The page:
Seton Academy is making its third trip to the Final Four in five years, but this time the South Holland school won't be favored to win its second Class 2A championship.
Coach Brandon Thomas' Sting (22-10), which slipped past Providence-St. Mel 46-45 in Wednesday night's supersectional at Joliet Central, will meet top-ranked and unbeaten Winnebago in one Class 2A semifinal on Friday night in Peoria. Second-ranked and once-beaten Harrisburg will meet St. Joseph-Ogden in the other semifinal.
It has been quite an interesting ride for 33-year-old Thomas, who's in his third year as head coach at Seton. Born in Dallas, Texas, he was a 6-foot-6 quarterback who was recruited to play basketball at Grambling State in Louisiana. With a degree in education, he came to Chicago because his wife got a job here.
He started teaching at Hales Franciscan. But after meeting basketball coach Gary London, he was persuaded to serve on his staff for four years. Then he became an assistant under Ken Stevenson at Seton and helped to guide the Sting to the Class 2A championship in 2009.
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Thomas left to join Lew Thorpe's staff at North Lawndale in 2009-10. When Stevenson left Seton, he was one of more than 40 applicants for the job. Aside from his basketball duties, he is director of admissions and enrollment.
It didn't take him long to sell his program to one and all. His first team was 21-8 and lost to Hales Franciscan in the sectional final. Last year, his team was 28-8 and finished fourth. This year's squad has battled through a tough schedule and the Catholic League South to get within two victories of another state title.
Seton doesn't have an All-State player to compare to D.J. Cooper of the 2009 squad. But Thomas relies on seniors Mark Weems Jr., Kamal Shasi and Minnesota-bound Alex Foster.
In Wednesday's victory over Providence-St. Mel, Weems had 18 points and six rebounds while the 6-foot-8 Foster had 11 points, 11 rebounds and five blocks in one of his best all-around performances of the season.
"Just getting an opportunity to do my part for these guys, it's special," Foster told the Times of Northwest Indiana. "But the journey isn't over yet. We still have work to do. It's about state now."
Seton survived despite shooting only 35 percent (16 of 45) and committing 22 turnovers. Weems and Shasi, the Sting's leading scorers, shot only 7 of 23 between them. Foster's size was the difference.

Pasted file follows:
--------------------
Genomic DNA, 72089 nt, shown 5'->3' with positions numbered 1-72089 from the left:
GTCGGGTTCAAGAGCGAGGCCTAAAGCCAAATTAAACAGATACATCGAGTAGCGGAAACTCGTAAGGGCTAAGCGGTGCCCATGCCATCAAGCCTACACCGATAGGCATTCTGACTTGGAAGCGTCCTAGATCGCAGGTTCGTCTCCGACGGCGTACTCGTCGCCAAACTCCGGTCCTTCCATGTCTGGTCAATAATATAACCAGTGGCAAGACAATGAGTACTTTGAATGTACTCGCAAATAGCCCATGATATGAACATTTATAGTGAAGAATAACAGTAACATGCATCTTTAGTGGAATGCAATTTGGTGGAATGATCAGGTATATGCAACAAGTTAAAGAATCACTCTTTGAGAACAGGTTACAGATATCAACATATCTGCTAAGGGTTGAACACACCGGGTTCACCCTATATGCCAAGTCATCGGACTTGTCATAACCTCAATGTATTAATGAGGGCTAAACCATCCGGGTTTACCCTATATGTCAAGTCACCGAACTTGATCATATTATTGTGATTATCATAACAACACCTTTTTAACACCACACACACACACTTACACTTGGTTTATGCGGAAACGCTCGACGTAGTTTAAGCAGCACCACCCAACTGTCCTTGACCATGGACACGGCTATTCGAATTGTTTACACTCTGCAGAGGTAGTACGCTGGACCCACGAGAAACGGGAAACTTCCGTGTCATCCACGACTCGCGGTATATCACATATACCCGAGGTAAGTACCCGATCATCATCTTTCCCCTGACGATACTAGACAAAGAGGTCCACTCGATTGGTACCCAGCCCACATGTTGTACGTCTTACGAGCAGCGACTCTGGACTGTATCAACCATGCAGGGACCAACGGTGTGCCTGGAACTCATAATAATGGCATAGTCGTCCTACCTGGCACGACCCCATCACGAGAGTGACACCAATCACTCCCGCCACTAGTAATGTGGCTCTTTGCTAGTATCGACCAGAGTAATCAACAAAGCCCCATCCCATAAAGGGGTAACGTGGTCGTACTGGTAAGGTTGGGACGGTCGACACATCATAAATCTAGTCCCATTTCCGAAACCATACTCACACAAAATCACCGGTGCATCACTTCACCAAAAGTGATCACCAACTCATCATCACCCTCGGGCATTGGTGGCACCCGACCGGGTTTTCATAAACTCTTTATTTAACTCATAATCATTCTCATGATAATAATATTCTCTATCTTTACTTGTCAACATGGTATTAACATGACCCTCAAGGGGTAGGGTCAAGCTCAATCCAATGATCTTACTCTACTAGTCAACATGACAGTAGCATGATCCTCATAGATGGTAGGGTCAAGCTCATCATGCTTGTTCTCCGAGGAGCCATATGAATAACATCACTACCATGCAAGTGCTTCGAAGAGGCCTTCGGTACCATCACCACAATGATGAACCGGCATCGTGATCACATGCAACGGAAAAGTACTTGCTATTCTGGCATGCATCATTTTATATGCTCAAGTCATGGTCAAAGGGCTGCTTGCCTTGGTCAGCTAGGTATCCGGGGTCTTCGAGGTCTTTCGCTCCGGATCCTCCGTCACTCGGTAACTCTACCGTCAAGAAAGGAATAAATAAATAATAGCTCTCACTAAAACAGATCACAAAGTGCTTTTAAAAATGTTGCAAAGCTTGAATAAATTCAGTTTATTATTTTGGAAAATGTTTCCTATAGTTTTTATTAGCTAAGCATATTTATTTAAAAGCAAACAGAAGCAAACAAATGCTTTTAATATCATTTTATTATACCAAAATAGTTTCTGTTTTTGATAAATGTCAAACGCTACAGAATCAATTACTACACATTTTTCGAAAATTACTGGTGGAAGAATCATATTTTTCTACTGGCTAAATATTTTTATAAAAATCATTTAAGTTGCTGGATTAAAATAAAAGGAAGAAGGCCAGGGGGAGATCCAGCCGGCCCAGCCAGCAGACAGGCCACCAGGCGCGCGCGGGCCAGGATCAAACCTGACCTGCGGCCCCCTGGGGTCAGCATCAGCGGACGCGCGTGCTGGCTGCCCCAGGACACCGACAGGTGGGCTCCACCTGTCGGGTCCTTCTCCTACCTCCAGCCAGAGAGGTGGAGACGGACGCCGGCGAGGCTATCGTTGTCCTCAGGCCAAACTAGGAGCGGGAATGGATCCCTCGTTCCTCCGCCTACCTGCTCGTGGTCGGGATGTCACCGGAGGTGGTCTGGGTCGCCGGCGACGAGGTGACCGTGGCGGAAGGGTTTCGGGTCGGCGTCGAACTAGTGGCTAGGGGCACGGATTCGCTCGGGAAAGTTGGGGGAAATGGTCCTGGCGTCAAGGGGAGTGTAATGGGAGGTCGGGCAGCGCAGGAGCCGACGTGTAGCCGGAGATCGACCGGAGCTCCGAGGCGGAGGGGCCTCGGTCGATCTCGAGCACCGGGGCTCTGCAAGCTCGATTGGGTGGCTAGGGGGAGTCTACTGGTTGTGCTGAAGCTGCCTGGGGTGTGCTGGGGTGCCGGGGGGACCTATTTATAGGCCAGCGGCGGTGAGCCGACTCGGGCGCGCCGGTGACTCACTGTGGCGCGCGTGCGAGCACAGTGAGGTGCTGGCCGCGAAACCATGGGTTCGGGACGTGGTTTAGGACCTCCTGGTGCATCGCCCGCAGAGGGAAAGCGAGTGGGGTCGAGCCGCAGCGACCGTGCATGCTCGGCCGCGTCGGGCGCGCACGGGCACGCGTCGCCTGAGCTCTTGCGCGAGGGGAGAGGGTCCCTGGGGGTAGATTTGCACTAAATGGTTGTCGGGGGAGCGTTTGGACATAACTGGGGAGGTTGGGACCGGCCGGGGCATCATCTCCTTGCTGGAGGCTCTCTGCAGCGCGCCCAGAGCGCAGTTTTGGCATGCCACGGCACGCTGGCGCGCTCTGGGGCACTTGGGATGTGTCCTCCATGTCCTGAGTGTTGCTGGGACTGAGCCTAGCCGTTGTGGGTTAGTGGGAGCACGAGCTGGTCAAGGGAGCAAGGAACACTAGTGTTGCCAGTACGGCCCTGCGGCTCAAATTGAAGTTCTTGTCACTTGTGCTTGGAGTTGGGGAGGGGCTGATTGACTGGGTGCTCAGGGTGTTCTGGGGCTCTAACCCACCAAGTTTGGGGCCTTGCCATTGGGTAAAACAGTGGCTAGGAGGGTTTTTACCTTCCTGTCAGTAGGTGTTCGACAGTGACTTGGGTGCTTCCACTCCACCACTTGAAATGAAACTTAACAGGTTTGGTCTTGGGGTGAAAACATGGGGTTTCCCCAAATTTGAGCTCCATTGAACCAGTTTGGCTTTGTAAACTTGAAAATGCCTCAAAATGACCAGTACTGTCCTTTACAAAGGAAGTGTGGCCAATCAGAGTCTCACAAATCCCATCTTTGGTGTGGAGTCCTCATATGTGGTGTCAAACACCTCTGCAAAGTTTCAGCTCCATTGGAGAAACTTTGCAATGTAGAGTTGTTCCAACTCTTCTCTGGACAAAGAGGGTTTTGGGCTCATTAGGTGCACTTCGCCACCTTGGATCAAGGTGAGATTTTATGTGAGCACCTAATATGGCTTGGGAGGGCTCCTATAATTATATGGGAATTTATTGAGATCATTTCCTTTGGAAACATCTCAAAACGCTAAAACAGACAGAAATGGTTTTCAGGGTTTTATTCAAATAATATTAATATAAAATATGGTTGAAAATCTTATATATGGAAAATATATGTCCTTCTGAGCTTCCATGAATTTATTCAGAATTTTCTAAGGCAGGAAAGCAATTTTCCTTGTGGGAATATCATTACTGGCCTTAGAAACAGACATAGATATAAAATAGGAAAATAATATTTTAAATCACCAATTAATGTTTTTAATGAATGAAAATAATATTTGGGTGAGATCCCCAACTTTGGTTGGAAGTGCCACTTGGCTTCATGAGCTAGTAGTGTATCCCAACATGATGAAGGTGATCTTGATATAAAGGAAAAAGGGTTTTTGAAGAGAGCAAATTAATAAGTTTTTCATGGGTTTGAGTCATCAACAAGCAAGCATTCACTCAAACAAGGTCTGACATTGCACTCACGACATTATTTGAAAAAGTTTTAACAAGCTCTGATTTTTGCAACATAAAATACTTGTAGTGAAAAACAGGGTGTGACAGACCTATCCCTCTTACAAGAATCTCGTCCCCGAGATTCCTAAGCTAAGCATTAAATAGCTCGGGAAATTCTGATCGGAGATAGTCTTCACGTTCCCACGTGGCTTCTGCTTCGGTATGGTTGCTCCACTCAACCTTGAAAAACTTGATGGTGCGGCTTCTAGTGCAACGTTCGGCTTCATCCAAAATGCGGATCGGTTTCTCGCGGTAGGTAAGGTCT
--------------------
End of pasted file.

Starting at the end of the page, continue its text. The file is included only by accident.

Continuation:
"I just knew I had to be aggressive because they didn't have much size," Foster said. "I didn't want to go home. It all started with defense. We knew this team couldn't handle our defense. All I can say is this isn't over yet for us."
"We knew it wasn't going to be easy and it wasn't pretty. But we did what we came to do," Thomas said.
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Weems is the school's all-time leading scorer with nearly 1,300 points. He is averaging 18.3 this season. Shasi averages 13 points per game, is the leading three-point shooter in school history and is close to surpassing former Seton star Tony Nixon, now at Northern Illinois, as the Sting's second all-time leading scorer.
Weems and Shasi are best friends. Three-year varsity starters, the two guards have helped to account for 68 victories, a school record. But they haven't forgotten two losses to Breese Central and Rockford Lutheran in last year's finals.
"We've got so much more to accomplish," Weems told the Times of Northwest Indiana. "All of these accolades can't get in the way of what our team goal is -- and that's a state title. Both Kamal and I know that."
Weems and Shasi know each other so well that they go together like peanut butter and jelly.
"We just know each other's games and we know how to make each other better," Shasi told the Times of Northwest Indiana. "Mark is more of a to-the-basket type of player and he finishes better at the basket whereas I'm more of an outside shooter."
Which is exactly what Weems prefers. "What Kamal does makes us better as a team. And I think what I do also makes us better as a team. Kamal and I use each other to our advantage. He gives me the ball in places I like and I try to do the exact same thing for him," Weems said.
Both have benefited from the presence of Foster, who transferred from De La Salle last June.
Once regarded as one of the most promising young players in the Chicago area along with Jabari Parker and Tommy Hamilton, Foster removed a big weight from his shoulders last November when he opted to sign with Minnesota. And he has given Seton something it was lacking, a big man around the basket.
Going into the game, Thomas said he deliberately didn't show his players film of Providence-St. Mel. Instead, he showed them film of last year's semifinal loss to Breese Central.
"I told them: 'Look at this game, envision yourselves back in this game. Watch yourselves not getting the job done last year and fix it,'" Thomas said.
His players got the message. Now Thomas hopes they will deliver another message on Friday night in Peoria.
"It's all about redemption for us this year," Weems said. "We want to get back and win it all this time."